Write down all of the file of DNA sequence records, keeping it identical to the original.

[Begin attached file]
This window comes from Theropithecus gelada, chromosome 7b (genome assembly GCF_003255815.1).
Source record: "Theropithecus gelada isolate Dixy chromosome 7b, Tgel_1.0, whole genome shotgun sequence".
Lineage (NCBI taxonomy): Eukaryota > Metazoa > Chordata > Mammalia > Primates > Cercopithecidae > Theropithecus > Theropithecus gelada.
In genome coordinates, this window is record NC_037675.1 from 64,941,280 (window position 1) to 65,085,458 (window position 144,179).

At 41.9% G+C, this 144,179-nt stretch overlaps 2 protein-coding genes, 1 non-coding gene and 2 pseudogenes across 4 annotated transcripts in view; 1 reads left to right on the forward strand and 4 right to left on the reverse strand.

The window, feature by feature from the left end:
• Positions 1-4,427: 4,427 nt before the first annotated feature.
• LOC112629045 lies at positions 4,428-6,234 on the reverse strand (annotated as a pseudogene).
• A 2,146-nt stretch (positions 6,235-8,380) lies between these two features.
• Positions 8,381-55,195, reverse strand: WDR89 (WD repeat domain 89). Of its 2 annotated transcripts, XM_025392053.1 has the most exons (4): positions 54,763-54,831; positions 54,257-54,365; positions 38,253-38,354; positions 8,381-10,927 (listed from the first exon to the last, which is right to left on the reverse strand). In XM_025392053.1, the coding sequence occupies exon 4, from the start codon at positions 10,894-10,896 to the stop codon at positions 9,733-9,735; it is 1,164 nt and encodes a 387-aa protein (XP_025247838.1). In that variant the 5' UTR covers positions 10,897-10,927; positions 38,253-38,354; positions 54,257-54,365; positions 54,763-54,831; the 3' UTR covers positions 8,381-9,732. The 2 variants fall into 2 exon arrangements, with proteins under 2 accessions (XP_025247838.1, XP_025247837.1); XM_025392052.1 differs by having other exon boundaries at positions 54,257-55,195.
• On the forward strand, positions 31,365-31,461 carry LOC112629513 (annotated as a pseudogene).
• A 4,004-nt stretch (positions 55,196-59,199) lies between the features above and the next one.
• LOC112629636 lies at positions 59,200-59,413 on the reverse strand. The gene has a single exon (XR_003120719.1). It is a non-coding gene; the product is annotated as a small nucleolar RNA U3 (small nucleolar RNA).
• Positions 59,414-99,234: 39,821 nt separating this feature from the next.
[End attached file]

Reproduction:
This window comes from Theropithecus gelada, chromosome 7b (genome assembly GCF_003255815.1).
Source record: "Theropithecus gelada isolate Dixy chromosome 7b, Tgel_1.0, whole genome shotgun sequence".
Lineage (NCBI taxonomy): Eukaryota > Metazoa > Chordata > Mammalia > Primates > Cercopithecidae > Theropithecus > Theropithecus gelada.
In genome coordinates, this window is record NC_037675.1 from 64,941,280 (window position 1) to 65,085,458 (window position 144,179).

At 41.9% G+C, this 144,179-nt stretch overlaps 2 protein-coding genes, 1 non-coding gene and 2 pseudogenes across 4 annotated transcripts in view; 1 reads left to right on the forward strand and 4 right to left on the reverse strand.

The window, feature by feature from the left end:
• Positions 1-4,427: 4,427 nt before the first annotated feature.
• LOC112629045 lies at positions 4,428-6,234 on the reverse strand (annotated as a pseudogene).
• A 2,146-nt stretch (positions 6,235-8,380) lies between these two features.
• Positions 8,381-55,195, reverse strand: WDR89 (WD repeat domain 89). Of its 2 annotated transcripts, XM_025392053.1 has the most exons (4): positions 54,763-54,831; positions 54,257-54,365; positions 38,253-38,354; positions 8,381-10,927 (listed from the first exon to the last, which is right to left on the reverse strand). In XM_025392053.1, the coding sequence occupies exon 4, from the start codon at positions 10,894-10,896 to the stop codon at positions 9,733-9,735; it is 1,164 nt and encodes a 387-aa protein (XP_025247838.1). In that variant the 5' UTR covers positions 10,897-10,927; positions 38,253-38,354; positions 54,257-54,365; positions 54,763-54,831; the 3' UTR covers positions 8,381-9,732. The 2 variants fall into 2 exon arrangements, with proteins under 2 accessions (XP_025247838.1, XP_025247837.1); XM_025392052.1 differs by having other exon boundaries at positions 54,257-55,195.
• On the forward strand, positions 31,365-31,461 carry LOC112629513 (annotated as a pseudogene).
• A 4,004-nt stretch (positions 55,196-59,199) lies between the features above and the next one.
• LOC112629636 lies at positions 59,200-59,413 on the reverse strand. The gene has a single exon (XR_003120719.1). It is a non-coding gene; the product is annotated as a small nucleolar RNA U3 (small nucleolar RNA).
• Positions 59,414-99,234: 39,821 nt separating this feature from the next.